Germany activates ‘alert level’ of emergency gas plan, sees high risk of long-term supply shortages

Habeck previously warned that the situation will be “really difficult in winter” without precautionary measures to avoid a gas supply shortage.

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Germany has stated that it is moving to the so-called “alert level” of its emergency gas plan as reduced Russian flows exacerbate fears of a winter supply shortage.

Economy Minister Robert Habeck announced on Thursday that Germany would move to stage two of his three-stage plan. It means Europe’s largest economy now sees a high risk of long-term gas supply shortages.

Germany has seen a sharp drop in Russian gas supply, prompting the country to warn that the situation will be “really difficult in winter” without precautionary measures to avoid a supply shortage.

“Let’s not fool ourselves: cutting off the gas supply is an economic attack against us for [Russian President Vladimir] Putin,” Habeck said in a statement, according to a translation.

“We defend ourselves against this. But it will be a rocky path that we now have to walk as a country. Even if you don’t feel it yet: We are in a gas crisis,” she added.

Habeck said that gas had now become a scarce commodity and warned that an extraordinary increase in prices could persist. “This will affect industrial production and become a major burden for many consumers. It is an external shock,” Habeck said.

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According to Germany’s gas emergency plan, the alert level phase is triggered when there is a “gas supply disruption or exceptionally high gas demand resulting in a significant deterioration of the gas supply situation, but the market can still handle that disruption or demand.” without the need to resort to non-market-based measures”.

This phase does not require state intervention measures. These are activated in the “emergency phase” of stage three, if the government judges that market fundamentals no longer apply.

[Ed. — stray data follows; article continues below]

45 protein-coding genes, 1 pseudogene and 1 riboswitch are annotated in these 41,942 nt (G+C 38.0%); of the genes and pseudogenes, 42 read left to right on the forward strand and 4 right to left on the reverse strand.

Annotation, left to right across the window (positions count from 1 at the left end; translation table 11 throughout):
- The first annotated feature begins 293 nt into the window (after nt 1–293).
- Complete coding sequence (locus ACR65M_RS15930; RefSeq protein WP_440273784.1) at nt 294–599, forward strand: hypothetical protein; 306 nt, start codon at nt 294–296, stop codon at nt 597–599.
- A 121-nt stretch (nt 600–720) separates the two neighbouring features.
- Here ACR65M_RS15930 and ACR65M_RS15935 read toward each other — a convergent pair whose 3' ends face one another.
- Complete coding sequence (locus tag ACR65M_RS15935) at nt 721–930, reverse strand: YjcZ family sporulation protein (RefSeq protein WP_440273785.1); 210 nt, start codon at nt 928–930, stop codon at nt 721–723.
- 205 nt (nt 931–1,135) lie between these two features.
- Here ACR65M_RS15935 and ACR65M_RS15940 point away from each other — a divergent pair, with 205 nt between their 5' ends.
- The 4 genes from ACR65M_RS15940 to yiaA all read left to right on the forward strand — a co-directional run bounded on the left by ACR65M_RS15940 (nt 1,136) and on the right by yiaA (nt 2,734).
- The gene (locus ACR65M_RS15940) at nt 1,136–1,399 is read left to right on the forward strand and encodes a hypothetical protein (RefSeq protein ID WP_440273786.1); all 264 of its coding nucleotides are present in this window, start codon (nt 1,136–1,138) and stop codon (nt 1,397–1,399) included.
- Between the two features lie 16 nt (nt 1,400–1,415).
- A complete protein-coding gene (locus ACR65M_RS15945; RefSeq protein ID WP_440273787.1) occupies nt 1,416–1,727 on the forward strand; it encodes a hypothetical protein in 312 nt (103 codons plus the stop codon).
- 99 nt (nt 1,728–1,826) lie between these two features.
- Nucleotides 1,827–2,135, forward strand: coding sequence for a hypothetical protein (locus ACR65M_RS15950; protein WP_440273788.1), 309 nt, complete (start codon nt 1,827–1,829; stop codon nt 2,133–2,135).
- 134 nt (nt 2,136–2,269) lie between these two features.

Policymakers in Europe are currently scrambling to fill underground storage with natural gas supplies to provide homes with enough fuel to keep lights on and homes warm before the cold returns.

The EU, which receives about 40% of its gas through Russian pipelines, is trying to rapidly reduce its dependence on Russian hydrocarbons in response to the Kremlin’s months-long onslaught on Ukraine.

Germany, which relies heavily on Russian gas, had previously sought to maintain strong energy ties with Moscow.

‘Coal is on fire once again’

Germany declared the first phase of its emergency gas plan on Mach 30, about a month after Russia’s invasion of Ukraine triggered an energy crisis in Europe.

The “early warning phase” acknowledged that while there were no supply disruptions yet, gas suppliers were invited to advise the government as part of a crisis team. At that time, Habeck called on all gas consumers, from industry to households, to reduce their consumption as much as possible.

Along with Italy, Austria and the Netherlands, Germany has indicated that coal plants could be used to compensate for a cut in Russian gas supplies.

Coal is the most carbon-intensive fossil fuel in terms of emissions and therefore the most important target for replacement in the pivot to alternative energy sources.

Germany, Italy, Austria and the Netherlands have indicated that coal plants could be used to compensate for a cut in Russian gas supplies.

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Habeck said last week that the government’s decision to limit natural gas use and burn more coal was a “bitter” move, but that the country must do everything to store as much gas as possible.

“Coal is on fire once again,” Ole Hansen, Saxo Bank’s chief commodity strategist, told CNBC’s “Squawk Box Europe” on Thursday. “Growers had been geared towards a future of lower demand, but obviously that’s not what we’re seeing right now.”

Speaking ahead of Germany’s move into the alarm phase of its emergency gas plan, Hansen said the statement would reaffirm the situation Europe finds itself in, with coal seen as a “short-term solution” to replace flows reduced Russian gas.

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